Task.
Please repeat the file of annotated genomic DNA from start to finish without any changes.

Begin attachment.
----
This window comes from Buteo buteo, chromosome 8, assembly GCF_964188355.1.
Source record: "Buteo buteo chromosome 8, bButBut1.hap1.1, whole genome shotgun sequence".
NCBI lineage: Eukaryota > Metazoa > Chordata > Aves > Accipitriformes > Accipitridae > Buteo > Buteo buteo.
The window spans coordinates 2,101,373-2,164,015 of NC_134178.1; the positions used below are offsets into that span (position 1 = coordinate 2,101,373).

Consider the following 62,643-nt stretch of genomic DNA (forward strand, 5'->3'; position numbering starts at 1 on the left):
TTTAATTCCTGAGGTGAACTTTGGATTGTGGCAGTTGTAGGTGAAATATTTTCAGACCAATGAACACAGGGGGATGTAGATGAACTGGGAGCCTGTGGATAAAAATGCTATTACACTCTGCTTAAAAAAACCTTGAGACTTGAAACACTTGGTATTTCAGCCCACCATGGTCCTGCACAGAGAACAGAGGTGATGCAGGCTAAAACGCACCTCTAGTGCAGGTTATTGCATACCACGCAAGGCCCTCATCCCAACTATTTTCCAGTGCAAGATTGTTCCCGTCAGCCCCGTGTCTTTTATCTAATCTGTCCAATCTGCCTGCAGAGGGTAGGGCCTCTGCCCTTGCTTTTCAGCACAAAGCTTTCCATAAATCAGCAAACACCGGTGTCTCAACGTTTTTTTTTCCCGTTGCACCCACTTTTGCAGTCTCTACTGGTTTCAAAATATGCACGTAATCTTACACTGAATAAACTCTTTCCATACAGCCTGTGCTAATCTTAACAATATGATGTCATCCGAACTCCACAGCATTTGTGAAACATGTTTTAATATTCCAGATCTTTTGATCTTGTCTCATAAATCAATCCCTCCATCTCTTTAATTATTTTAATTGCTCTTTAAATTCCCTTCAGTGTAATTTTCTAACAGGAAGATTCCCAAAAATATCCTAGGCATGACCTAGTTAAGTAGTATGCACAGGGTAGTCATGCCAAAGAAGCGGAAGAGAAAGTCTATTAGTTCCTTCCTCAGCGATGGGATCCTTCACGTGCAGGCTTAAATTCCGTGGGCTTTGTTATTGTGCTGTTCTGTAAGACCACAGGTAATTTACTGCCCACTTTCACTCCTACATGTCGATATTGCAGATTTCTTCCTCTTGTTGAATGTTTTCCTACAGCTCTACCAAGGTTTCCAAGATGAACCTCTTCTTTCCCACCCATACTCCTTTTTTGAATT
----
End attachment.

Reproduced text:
This window comes from Buteo buteo, chromosome 8, assembly GCF_964188355.1.
Source record: "Buteo buteo chromosome 8, bButBut1.hap1.1, whole genome shotgun sequence".
NCBI lineage: Eukaryota > Metazoa > Chordata > Aves > Accipitriformes > Accipitridae > Buteo > Buteo buteo.
The window spans coordinates 2,101,373-2,164,015 of NC_134178.1; the positions used below are offsets into that span (position 1 = coordinate 2,101,373).

Consider the following 62,643-nt stretch of genomic DNA (forward strand, 5'->3'; position numbering starts at 1 on the left):
TTTAATTCCTGAGGTGAACTTTGGATTGTGGCAGTTGTAGGTGAAATATTTTCAGACCAATGAACACAGGGGGATGTAGATGAACTGGGAGCCTGTGGATAAAAATGCTATTACACTCTGCTTAAAAAAACCTTGAGACTTGAAACACTTGGTATTTCAGCCCACCATGGTCCTGCACAGAGAACAGAGGTGATGCAGGCTAAAACGCACCTCTAGTGCAGGTTATTGCATACCACGCAAGGCCCTCATCCCAACTATTTTCCAGTGCAAGATTGTTCCCGTCAGCCCCGTGTCTTTTATCTAATCTGTCCAATCTGCCTGCAGAGGGTAGGGCCTCTGCCCTTGCTTTTCAGCACAAAGCTTTCCATAAATCAGCAAACACCGGTGTCTCAACGTTTTTTTTTCCCGTTGCACCCACTTTTGCAGTCTCTACTGGTTTCAAAATATGCACGTAATCTTACACTGAATAAACTCTTTCCATACAGCCTGTGCTAATCTTAACAATATGATGTCATCCGAACTCCACAGCATTTGTGAAACATGTTTTAATATTCCAGATCTTTTGATCTTGTCTCATAAATCAATCCCTCCATCTCTTTAATTATTTTAATTGCTCTTTAAATTCCCTTCAGTGTAATTTTCTAACAGGAAGATTCCCAAAAATATCCTAGGCATGACCTAGTTAAGTAGTATGCACAGGGTAGTCATGCCAAAGAAGCGGAAGAGAAAGTCTATTAGTTCCTTCCTCAGCGATGGGATCCTTCACGTGCAGGCTTAAATTCCGTGGGCTTTGTTATTGTGCTGTTCTGTAAGACCACAGGTAATTTACTGCCCACTTTCACTCCTACATGTCGATATTGCAGATTTCTTCCTCTTGTTGAATGTTTTCCTACAGCTCTACCAAGGTTTCCAAGATGAACCTCTTCTTTCCCACCCATACTCCTTTTTTGAATT